Congratulations to Jean Tirole, this year’s recipient of the Sveriges Riksbank Prize in Economic Sciences in Memory of Alfred Nobel. On my shelf is a copy of the textbook he and Drew Fudenberg wrote on Game Theory (titled, unassumingly, Game Theory). In it, they write of models that might be applied to notions of property as described by Enlightenment philosophers. Locke wrote as if ownership of the wild places of nature emerged through felicitous mutual cooperation, where men of like spirit pursued joint agreements to tame the wilderness and promote useful industry. Contrast this with Hobbes, who contrived a brutal state of nature, red in tooth and claw, where hapless primitives died early and painfully, enduring the din of a merciless God’s laughter. Between Locke’s Coordination Game and Hobbes’s Prisoner’s Dilemma is Rousseau’s Stag Hunt, whose organizing maxim lives on in Orwell’s Animal Farm: all animals are equal, but some are more equal than others.

Whatever your game theoretic bent, if you squint your eyes hard enough, you can make the “property is theft” trope fit. A peaceful Lockean farmer still has to bar marauders and arsonists from his land to render it fertile, thus restricting their natural “liberty” to burn and pillage. However, given the choice between “property is theft” and “property is respect”, I have found respect to more comfortably fit each of the game theoretic models above. In Locke, property is supported by a widespread mutual respect, and the sovereign is there to recognize and enforce the terms of respect. In Hobbes, constituents are unable or unwilling to generate the rules of mutual respect, so the sovereign arises to provide that valuable service. In Marx, the direction of respect has been bloodied and perverted to flow in the wrong direction, to be restored by revolution.

What can we gain by thinking of the institutions of property as arising from the sentiment of respect rather than the crime of theft? Well, I can’t speak for anyone else, but it helps me a little easier to spot those specific instances where respect becomes corrupted or ignored. Staying off my lawn when I’m seeding it is a sign of respect for me, preventing folks from fleeing across my lawn when a fire rages across the street is also a measure of disrespect, this time on my part. This trope predisposes me to easily assign a hierarchy of wants, of justice to the ownership in a way that theft does not. Respect better matches the established order of law, better channels moral intuitions, and is better reflected in the folklore and received wisdom of the civilization. I don’t know if “property is respect” true or not, but it’s a lot more useful to me than “property is theft.”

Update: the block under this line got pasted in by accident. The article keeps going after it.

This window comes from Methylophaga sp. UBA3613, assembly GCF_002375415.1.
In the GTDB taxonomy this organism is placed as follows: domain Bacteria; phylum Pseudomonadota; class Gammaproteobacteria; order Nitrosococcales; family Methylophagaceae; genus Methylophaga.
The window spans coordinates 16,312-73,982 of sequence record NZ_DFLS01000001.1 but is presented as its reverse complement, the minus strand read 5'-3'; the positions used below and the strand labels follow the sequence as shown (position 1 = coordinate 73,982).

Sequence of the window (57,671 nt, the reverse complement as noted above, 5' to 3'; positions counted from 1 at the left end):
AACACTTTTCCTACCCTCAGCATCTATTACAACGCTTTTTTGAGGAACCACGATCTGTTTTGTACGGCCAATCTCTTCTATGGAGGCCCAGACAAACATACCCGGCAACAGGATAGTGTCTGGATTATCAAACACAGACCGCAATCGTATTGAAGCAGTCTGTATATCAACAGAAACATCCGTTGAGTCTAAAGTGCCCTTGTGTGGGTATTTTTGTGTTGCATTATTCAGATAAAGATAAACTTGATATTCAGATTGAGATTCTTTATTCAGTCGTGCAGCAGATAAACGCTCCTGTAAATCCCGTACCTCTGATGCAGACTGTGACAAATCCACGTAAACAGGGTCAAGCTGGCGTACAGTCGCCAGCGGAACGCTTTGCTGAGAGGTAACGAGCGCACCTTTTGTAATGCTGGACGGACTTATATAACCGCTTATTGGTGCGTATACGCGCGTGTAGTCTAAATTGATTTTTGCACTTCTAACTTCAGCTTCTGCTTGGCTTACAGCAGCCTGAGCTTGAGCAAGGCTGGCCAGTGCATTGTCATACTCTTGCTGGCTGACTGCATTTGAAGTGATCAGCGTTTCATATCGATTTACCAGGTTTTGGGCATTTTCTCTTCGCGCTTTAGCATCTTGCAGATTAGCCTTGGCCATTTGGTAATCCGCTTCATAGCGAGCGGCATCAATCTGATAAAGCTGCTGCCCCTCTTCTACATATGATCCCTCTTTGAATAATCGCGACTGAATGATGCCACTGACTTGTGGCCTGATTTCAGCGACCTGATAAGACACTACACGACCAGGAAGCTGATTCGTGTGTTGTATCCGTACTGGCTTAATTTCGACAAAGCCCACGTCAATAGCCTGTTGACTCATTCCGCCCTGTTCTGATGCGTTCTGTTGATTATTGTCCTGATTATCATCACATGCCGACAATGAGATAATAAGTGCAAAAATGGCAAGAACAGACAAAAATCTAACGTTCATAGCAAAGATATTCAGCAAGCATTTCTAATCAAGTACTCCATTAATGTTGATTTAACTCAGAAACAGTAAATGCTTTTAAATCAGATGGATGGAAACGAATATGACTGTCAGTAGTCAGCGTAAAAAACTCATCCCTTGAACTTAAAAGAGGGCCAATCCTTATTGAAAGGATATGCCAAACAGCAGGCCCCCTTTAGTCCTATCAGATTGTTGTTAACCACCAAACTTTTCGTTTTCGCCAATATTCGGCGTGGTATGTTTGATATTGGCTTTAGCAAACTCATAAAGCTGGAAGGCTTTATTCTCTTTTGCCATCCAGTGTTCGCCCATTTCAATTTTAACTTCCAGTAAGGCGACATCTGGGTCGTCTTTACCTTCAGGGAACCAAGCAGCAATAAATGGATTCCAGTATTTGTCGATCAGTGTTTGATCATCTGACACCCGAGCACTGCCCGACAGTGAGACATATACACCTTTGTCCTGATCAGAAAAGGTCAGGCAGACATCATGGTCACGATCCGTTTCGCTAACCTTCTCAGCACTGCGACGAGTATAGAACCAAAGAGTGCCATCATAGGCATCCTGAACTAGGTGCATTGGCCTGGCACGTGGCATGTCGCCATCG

You can’t spell “property” without “proper.”

[published without editorial review]

I Love [Sex Workers]

Adam Gurri threatened to kill my dog if I didn’t finally write a post. Knowing his penchant for quick and extreme violence, I knew I’d dilly-dally’ed long enough.


David Duke asks “Among us Sweet Talkers, what’s the general feeling about whores?” You can see my answer in the title. This post is really about putting a marker down to, first, keep my Fluffy safe from Adam’s anger, and, second, to lay out a rough outline on how I plan to answer this particular question and address what I see as the, inevitable, extended commentary.


Central Thesis: Sex work, in its many forms, is a prosocial institution.

The libertarian argument for sex work.

The public health argument for sex work.

The feminist argument for sex work.

The conservative argument for sex work.


To set some expectations: I don’t plan on writing long, complete treatises on the above but do plan on writing smaller morsels of an extended conversation to savor and chew over. I reserve the right to add more “The [X] argument for sex work” in the future. For better or worse(better), I feel this conversation, and its attendant tangents, will be my biggest contribution to our sweet, sexy musings here.

The World’s Oldest Euvoluntary Exchange

Among us Sweet Talkers, what’s the general feeling about whores? This one is kind-of the ultimate crass libertarian litmus test: two people are entering into a contract from which both benefit. I thought I’d toss it up here to see what the general contours are with regard to unbound liberty/libertinism vis-a-vis institutionalism in order to know how to appropriately manipulate my intended audience with my next post.

Is prostitution the archetypical euvoluntary exchange?